The opinion of the court was delivered by: ASHMAN
The Defendants, Vacala Construction, Inc. ("VCI") and Vacala Masonry, Inc. ("VMI"), filed a motion for summary judgment, alleging that VCI was not, as a matter of law, the alter ego of VMI and was therefore not bound by the Carpenter's Union collective bargaining agreement ("CBA") signed by VMI. This Court, in a December 3, 1996 opinion, found that VMI did not have the unlawful intent to evade the terms of its collective bargaining agreement, a prerequisite to any finding of alter ego status, and thus concluded that VCI could not be deemed the alter ego of VMI. While summary judgment was appropriately granted on this basis, the Court went on to analyze the other alter ego factors and concluded that these factors also supported a finding that VCI was not the alter ego of VMI. Thus, the Court entered summary judgement in favor of the Defendants on all claims based on the alter ego doctrine. However, the Court also held that any claims the Funds ("plaintiffs") had against VMI directly for the under-reporting of hours remained (an amount of approximately $ 2,500). The Plaintiffs then filed this motion to reconsider.
The collective bargaining agreement (CBA) at issue in this case prohibits employers, covered by the agreement, from, inter alia, subcontracting jurisdictional work to non-union subcontractors. (Funds' 12(N) Statement, P 5). If an employer, bound by the CBA, hires a non-union subcontractor to perform jurisdictional work, the employer must either (1) require the subcontractor to be bound by the terms of the agreement or (2) assume responsibility for reporting the hours worked by the subcontractor's carpenters and for paying contributions to the Funds based on those hours. (Funds' 12(N) Statement, P 5). Consequently, if VCI is the alter ego of VMI, VCI would be subject to the terms of the collective bargaining agreement, and would thus owe the Funds money for contributions it would have been obligated to make under the terms of that agreement for any non-union employees who performed work within the scope of the union's jurisdiction. Additionally, VCI would be obligated to allow the Funds to audit its books as part of the Funds' periodic audits.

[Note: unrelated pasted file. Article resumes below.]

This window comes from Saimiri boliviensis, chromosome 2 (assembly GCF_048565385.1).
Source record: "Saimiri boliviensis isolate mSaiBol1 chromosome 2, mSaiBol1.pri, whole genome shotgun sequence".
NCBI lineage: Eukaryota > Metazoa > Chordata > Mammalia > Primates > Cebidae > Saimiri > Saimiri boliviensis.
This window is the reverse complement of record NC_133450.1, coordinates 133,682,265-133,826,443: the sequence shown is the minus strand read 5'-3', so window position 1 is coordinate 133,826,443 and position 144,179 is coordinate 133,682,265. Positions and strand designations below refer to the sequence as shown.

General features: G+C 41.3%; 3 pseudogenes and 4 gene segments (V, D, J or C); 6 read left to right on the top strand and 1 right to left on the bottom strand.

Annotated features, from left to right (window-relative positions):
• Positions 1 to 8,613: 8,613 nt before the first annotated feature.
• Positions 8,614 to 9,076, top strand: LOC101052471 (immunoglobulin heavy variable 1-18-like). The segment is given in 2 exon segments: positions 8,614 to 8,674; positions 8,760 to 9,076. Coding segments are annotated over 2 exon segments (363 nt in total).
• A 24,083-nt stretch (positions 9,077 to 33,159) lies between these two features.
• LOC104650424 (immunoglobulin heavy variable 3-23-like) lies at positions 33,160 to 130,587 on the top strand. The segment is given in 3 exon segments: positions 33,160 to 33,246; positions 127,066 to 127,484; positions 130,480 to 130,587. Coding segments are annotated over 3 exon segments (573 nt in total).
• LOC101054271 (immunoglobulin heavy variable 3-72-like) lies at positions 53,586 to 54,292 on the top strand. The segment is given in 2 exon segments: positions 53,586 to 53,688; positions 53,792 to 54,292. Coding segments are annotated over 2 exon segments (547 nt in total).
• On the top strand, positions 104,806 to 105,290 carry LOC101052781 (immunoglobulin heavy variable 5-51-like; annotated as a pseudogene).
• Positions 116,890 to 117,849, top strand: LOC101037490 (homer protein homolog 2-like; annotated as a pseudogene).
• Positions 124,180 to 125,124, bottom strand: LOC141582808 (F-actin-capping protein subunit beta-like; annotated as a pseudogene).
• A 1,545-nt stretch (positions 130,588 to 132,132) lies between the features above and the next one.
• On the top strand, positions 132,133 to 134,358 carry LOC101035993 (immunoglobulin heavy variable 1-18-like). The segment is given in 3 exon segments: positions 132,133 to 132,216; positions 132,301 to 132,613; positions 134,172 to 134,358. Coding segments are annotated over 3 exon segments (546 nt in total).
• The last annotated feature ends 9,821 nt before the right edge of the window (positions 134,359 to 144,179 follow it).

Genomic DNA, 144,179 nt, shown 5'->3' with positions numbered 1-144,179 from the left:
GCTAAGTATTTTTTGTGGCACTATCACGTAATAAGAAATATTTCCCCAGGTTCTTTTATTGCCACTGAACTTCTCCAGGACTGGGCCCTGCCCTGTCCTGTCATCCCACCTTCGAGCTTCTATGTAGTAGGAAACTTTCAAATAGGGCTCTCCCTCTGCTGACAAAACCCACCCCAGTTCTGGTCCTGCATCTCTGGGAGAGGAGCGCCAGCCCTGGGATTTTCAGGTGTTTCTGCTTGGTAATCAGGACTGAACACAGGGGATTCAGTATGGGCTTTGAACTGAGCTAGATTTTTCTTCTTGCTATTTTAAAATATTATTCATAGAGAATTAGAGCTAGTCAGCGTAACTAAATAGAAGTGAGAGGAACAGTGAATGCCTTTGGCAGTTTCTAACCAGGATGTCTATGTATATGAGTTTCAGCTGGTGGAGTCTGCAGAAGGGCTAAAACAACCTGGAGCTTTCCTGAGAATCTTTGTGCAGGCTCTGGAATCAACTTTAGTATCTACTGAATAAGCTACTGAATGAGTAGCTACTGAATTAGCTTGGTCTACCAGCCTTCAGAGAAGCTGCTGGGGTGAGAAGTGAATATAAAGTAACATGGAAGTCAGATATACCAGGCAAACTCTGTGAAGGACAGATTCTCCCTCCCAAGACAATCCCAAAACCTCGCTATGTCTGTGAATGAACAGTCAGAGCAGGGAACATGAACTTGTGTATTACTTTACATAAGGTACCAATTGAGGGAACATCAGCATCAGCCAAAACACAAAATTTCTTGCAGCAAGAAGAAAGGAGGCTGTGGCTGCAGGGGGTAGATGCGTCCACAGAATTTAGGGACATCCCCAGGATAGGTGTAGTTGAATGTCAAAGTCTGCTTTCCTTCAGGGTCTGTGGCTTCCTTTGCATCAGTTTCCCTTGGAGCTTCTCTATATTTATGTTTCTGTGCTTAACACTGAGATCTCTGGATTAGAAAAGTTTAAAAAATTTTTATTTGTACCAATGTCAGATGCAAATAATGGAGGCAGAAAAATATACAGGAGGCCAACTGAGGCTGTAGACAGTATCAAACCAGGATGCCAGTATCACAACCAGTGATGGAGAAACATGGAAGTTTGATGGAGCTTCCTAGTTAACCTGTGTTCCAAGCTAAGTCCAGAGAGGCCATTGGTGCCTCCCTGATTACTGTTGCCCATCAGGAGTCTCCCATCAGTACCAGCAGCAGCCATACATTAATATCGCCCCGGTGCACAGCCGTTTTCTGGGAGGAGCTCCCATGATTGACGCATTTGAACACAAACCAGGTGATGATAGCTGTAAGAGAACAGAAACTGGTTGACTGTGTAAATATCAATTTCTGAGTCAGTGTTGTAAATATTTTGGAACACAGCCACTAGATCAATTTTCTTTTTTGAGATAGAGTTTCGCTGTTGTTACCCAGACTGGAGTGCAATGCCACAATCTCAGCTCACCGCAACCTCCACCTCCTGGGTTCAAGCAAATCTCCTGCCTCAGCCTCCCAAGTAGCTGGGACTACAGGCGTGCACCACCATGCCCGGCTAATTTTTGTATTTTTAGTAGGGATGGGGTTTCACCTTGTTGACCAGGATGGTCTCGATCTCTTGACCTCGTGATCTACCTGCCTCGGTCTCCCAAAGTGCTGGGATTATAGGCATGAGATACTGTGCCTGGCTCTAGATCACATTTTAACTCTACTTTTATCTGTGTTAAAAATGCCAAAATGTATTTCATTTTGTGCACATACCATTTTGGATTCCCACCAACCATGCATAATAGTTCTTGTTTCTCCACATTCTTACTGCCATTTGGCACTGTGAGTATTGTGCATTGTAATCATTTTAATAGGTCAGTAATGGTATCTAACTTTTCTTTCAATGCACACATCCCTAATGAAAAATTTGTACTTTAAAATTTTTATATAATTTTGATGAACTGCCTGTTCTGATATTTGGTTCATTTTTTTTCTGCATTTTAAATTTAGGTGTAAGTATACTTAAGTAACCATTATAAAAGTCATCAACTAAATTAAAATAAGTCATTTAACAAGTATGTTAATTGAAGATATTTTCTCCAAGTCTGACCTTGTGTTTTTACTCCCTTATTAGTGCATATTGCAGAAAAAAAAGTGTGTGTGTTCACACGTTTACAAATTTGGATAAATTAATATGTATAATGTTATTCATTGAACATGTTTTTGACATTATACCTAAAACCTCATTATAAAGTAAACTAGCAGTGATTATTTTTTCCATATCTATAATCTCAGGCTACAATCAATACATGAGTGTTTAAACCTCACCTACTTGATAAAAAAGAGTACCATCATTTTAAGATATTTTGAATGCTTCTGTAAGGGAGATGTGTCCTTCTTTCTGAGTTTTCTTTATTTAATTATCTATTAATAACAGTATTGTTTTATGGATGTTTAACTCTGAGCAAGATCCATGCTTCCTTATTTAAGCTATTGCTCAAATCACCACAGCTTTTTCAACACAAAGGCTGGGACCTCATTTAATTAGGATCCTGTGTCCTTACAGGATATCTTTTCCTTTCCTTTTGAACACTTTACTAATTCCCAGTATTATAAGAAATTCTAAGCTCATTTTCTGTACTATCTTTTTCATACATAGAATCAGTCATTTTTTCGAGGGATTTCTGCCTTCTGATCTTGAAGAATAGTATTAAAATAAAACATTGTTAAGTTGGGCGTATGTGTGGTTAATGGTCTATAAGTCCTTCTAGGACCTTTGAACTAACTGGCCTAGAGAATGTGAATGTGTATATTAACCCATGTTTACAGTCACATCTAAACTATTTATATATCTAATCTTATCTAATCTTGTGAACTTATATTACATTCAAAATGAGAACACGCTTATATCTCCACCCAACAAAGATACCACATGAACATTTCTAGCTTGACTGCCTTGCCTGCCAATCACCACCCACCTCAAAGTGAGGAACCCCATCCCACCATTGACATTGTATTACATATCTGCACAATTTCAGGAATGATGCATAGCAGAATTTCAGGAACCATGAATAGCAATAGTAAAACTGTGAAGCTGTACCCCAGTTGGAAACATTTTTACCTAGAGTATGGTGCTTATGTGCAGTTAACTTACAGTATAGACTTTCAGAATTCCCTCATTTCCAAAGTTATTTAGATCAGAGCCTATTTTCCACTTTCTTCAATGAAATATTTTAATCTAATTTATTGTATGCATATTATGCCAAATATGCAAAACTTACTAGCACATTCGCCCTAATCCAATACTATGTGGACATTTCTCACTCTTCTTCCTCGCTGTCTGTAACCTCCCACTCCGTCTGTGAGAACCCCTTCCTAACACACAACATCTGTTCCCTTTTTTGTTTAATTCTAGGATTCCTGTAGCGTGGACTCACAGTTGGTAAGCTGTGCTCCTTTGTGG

VCI and VMI are owned by Pat and Chuck Vacala.
(Defendants' 12(M) Statement, PP 12-13, 20-22, 30; Funds' Response to Defendants' 12(M) Statement ("Funds' Response"), PP 12-13, 20-22, 30). Pat is the sole shareholder and President of VCI while Chuck and Pat are the majority shareholders
of VMI. VCI was incorporated in 1980 and has operated as a general contractor at all relevant times. (Defendants' 12(M) Statement, PP 12, 14-15; Funds' Response, PP 12, 14-15). VCI has never been a signatory to any union agreements and has never executed any agreement with the Carpenter's Union. (Defendants' 12(M) Statement, P 17; Funds' Response, P 17).
Until recently, Chuck Vacala was VMI's President and Pat Vacala was VMI's secretary.
(Defendants' 12(M) Statement, P 22; Funds' Response, P 22). As VMI's president, Chuck Vacala was responsible for the day-to-day running of VMI, including the bidding on, obtaining, scheduling, and overseeing of all jobs and the hiring and firing of all employees. (Defendants' 12(M) Statement, P 24; Funds' Response, P 24). Pat Vacala's involvement with VMI's operations was limited to signing checks and other papers when Chuck was not available, providing general business advice when asked and meeting with Chuck on a monthly basis to review the financial performance of VMI. (Defendants' 12(M) Statement, PP 27-29; Funds' Response, PP 27-29).
Chuck Vacala worked for VCI from its inception until 1990, when he broke off to form his own company, VMI, to perform work as a masonry subcontractor. (Defendants' 12(M) Statement, PP 2, 12, 20; Funds' Response, PP 2, 12, 20). Although Pat helped Chuck form VMI, Chuck ultimately intended to buy out his brother's interest. (Defendants' 12(M) Statement; P 21; Funds' Response, P 21). Chuck ran VMI out of his house and from the field until 1995, when VMI acquired its own formal office space by renting space from Pat. (Defendants' 12(M) Statement; P 31; Funds' Response, P 31). During the time VMI was being run out of Chuck's home and thereafter, VCI's office staff helped VMI with its paper work, billing VMI for any time thus spent. (Defendants' 12(M) Statement, PP 58-60, 64; Funds' Response, PP 58-60, 64).